On an island, far far away from any mountains that remind me of anything to do with the awful forest fires that consumed our state and turned my life upside down, I received an email from a kindred spirit. She wrote, “I stumbled upon your blog when I was researching PTSD and forest fires. I was looking for anything that would tell me I was somewhat normal in what I was experiencing.” She goes on to tell me she lost her home in the Waldo Canyon fire and thanked me for letting me know she wasn’t alone in her devastation. This many miles away, I was compelled to write and tell you - I needed to hear this. I send my words into the stratosphere and wonder whose hearts I might be reaching. I keep writing anyway as it is my therapy and expression. I risk writing the same things over and over and boring my readers. I risk my heart and soul as I bare both. I feel my feelings and question if I am “normal”. I still have some (not many, but some) people in my life who think I should be moving on by now and that the depth of my emotions are concerning. I internalize their judgment (and, yes I know, it is born out of love and concern) and judge myself. Not that I needed any more judgmental voices to model as I have plenty of my own. I should be... I shouldn’t be... should should should. Here I am in paradise and I shouldn’t shed a tear. Being in paradise I should always, every moment of every second, be grateful. I should realize that this too is my life and I should marvel at the wonder of it all. Always.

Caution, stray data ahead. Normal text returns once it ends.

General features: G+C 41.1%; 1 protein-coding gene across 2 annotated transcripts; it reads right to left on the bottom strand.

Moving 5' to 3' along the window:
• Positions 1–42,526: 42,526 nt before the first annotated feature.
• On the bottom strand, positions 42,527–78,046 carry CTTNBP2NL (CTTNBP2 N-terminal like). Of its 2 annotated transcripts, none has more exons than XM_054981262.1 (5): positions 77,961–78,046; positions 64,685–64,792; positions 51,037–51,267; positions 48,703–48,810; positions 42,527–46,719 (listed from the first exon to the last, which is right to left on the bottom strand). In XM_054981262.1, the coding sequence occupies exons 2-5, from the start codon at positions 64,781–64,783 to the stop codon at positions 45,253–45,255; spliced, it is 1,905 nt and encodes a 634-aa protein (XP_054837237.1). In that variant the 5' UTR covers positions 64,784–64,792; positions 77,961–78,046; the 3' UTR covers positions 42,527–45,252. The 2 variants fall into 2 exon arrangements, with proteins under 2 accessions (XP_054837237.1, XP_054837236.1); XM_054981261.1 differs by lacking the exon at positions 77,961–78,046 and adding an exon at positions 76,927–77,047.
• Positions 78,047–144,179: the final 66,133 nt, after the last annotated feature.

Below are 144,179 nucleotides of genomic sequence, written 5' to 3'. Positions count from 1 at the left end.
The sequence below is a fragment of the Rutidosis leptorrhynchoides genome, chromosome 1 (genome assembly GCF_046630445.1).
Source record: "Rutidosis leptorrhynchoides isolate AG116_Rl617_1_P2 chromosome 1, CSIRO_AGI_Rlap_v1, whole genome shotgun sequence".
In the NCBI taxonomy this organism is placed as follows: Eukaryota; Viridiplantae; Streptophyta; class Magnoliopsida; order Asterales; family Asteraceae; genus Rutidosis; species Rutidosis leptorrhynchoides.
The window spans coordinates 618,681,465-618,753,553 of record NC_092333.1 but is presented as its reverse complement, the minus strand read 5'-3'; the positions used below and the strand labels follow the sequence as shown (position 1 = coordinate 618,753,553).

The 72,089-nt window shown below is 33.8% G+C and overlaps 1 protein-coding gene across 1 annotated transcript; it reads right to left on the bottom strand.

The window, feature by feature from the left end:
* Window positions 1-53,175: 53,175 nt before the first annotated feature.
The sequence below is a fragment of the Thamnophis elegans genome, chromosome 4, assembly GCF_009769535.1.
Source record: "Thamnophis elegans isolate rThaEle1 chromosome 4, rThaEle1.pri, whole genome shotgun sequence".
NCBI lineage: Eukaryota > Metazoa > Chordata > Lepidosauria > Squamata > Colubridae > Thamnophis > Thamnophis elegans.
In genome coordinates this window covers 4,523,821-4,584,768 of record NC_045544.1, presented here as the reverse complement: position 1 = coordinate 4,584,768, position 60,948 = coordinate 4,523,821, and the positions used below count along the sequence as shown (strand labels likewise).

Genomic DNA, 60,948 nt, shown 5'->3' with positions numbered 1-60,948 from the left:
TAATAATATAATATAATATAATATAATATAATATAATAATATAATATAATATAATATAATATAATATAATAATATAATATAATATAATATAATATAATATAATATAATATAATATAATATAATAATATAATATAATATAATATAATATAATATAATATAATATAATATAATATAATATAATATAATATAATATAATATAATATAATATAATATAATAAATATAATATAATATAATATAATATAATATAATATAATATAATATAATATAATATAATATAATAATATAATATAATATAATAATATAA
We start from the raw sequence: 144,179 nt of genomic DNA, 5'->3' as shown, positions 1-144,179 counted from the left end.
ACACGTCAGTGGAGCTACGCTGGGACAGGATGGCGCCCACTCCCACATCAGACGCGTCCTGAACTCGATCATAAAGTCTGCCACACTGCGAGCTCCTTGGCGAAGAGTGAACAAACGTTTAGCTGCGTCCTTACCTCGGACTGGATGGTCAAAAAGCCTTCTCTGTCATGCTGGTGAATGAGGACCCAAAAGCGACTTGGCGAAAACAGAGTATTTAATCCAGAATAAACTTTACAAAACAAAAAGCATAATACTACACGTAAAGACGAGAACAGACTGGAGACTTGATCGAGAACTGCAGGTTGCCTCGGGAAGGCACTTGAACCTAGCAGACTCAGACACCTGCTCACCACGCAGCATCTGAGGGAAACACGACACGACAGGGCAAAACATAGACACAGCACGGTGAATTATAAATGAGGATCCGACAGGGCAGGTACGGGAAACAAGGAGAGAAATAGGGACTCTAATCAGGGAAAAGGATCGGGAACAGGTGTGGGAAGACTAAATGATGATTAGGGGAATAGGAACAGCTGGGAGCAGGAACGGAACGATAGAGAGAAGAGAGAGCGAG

Last night was my first night on the boat after waiting eons to get here. Well, maybe not eons but it sure seemed like it. Lifetimes anyway. Waves woke us up, heat kept us up, waves then lulled us back to sleep, then rain woke us again early. A sleepless night on the lovely sailing vessel Pixie Dust beats a sleepless night anywhere else. This morning, we made our French press coffee (with cardamom, of course), then I began putting the too much stuff that we brought away while David did some cleaning - then took off in search of monster lobsters. Now, I sit with fans blowing, music cranked, finally beginning to enjoy what will be a much needed hiatus from our world. My first entry into Pixie, I went straight for my clothes I had left here and burst into tears when not only did I discover one of my favorite Levis jean skirts but also a pair of Lucky capris I was convinced had gone up in flames. Tears turned to sobs of relief, exhaustion, and dare I say joy to be on the boat. Here, we have a routine. Our 5th (or is it 6th) trip since we bought this precious boat two years ago this month, it doesn’t take long to get in the groove. The biggest concerns are where to anchor to avoid disrupted sleep due to tide and current changes, where to refill water and fuel, and avoiding running aground. Of course, boats always have something that needs to be fixed but David digs that stuff. Maybe, we don’t need to repeat our last adventure when we did run aground then began to take on water. Turned out to be unrelated but disturbing none the less. After two days at dock, we didn’t sink, David solved the problem and after a massive clean up - we were back in gear. Hopefully, this trip will be a bit smoother.